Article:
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Here’s How You Actually Rig an Election

Here’s How You Actually Rig an Election: Spencer Platt / Getty

Spencer Platt / Getty

The 2016 election is indeed “rigged,” but not in the way GOP nominee Donald Trump is claiming. For starters, Trump is a beneficiary of the institutional barriers inherent in our political system that benefit the two major parties and exclude others.

My Washington state ballot has seven presidential candidates on it and there is no exclusive section for any two parties. But the Democratic and Republican party have colluded to to keep candidates out of the premier events of the campaign season: the presidential debates. The GOP and Democratic party created the Commission on Presidential Debates in 1987 to regulate debates—and keep competition at bay. The debates legitimize candidates in the minds of many voters while maintaining an unrealistically high 15 percent average-in-polling threshold for candidates. Polls show that most voters wanted additional candidates to be in this year’s debates.

Before the debate commission was established, independent civic groups like the League of Women Voters hosted presidential debates. If we return to this system, major party candidates could always, on their own terms, refuse to debate third-party and independent candidates—but they would not have the convenient excuse of some commission’s rules. My point is that having the two major parties manage debate criteria is a conflict of interest, and a bad look for America. Nevertheless, Trump has benefitted and he still complains things are “rigged” against him.

To steal a presidential election, everything would have to come together perfectly.

Trump also should rest assured that voting procedures in the United States are mostly secure. With the decentralized nature of voting in the United States, a scheme to rig elections would be immensely hard to pull off. There is no single American election system. According to the ACE Electoral Knowledge Network, 13,000 independent local entities manage elections without uniform procedure. These are the local governments that usually fly under our radar, unless we need to get a marriage certificate or complain about our property tax assessment. Every one of these voting jurisdictions does things differently.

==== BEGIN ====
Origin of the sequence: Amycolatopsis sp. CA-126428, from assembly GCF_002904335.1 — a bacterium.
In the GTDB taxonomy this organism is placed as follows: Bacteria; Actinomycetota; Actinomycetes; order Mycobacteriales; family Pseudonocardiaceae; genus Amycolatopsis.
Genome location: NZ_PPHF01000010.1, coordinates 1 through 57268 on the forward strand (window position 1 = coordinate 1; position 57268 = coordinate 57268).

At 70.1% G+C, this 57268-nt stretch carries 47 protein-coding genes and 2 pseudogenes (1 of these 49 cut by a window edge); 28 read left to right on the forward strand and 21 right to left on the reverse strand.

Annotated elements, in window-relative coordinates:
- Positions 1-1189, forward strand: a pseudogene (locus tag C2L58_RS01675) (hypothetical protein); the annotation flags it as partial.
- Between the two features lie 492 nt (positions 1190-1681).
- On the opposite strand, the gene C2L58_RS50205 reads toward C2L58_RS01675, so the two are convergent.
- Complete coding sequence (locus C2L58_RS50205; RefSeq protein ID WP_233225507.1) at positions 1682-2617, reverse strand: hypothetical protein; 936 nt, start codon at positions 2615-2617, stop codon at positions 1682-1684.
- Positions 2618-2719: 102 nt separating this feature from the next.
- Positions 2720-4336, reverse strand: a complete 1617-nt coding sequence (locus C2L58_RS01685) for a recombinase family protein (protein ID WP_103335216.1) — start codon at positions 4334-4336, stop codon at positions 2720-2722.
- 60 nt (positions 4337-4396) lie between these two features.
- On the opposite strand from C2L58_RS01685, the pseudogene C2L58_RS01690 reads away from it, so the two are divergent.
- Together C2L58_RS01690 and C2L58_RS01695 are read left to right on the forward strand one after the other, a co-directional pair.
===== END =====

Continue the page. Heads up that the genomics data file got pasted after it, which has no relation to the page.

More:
I am not worried about the integrity of my county’s elections. We use paper ballots upon which voters mark their choices with a pen, making each ballot a written record.

To steal a presidential election in the United States, everything would have to come together perfectly. Conspirators would need to identify counties with vulnerable systems in a state where the election would be close. And this state would have to be the one to determine the winner of the electoral college majority. The whole election would have to hinge on a single state, and any plotter would have to determine what state this would be months in advance.

Of course, we got to witness something similar in 2000. But Miami-Dade County, Florida, was hardly a plot to steal the election; in fact, it was a perfect storm of screw-ups and unethical election administrators. The county used a so-called butterfly ballot, which seemed to confuse people who ended up voting for candidates they did not want elected. The system also used punch-cards, and some voters did not press firmly enough. (Who could forget the “hanging chad”?)

More important, Katherine Harris was the state’s top election official—and a member of G.W. Bush’s campaign committee. She didn’t recuse herself from her duties, and she could hardly wait to certify the election in her candidate’s favor. Other partisan shenanigans are well-documented. There is no secret conspiracy here; the tipping of the scales is plain as day. But let’s be clear: Harris did not rig the election system. She and other unethical actors tainted the recount process.

I can only imagine how crazy the crisis would have been if the tables were turned, where Bush won the popular vote, partisan hacks presided over elections and Gore was installed as president by the Supreme Court. I believe we would have seen the GOP burn the house down. Instead, the winner of the popular vote—Al Gore—accepted the judgment. He had to, because crying about it would have cast an even more embarrassing pall on our democratic institutions. Gore took it on the chin for the sake of the country.

Trump, on the other hand, could care less—even after he has benefitted from many advantages that only go to major party candidates. He’s a whiner who should not be the winner.


Best known as the bassist of Nirvana, Krist Novoselic chairs the electoral-reform group FairVote and is a longtime advocate for freedom of expression and association. He lives in Washington state.

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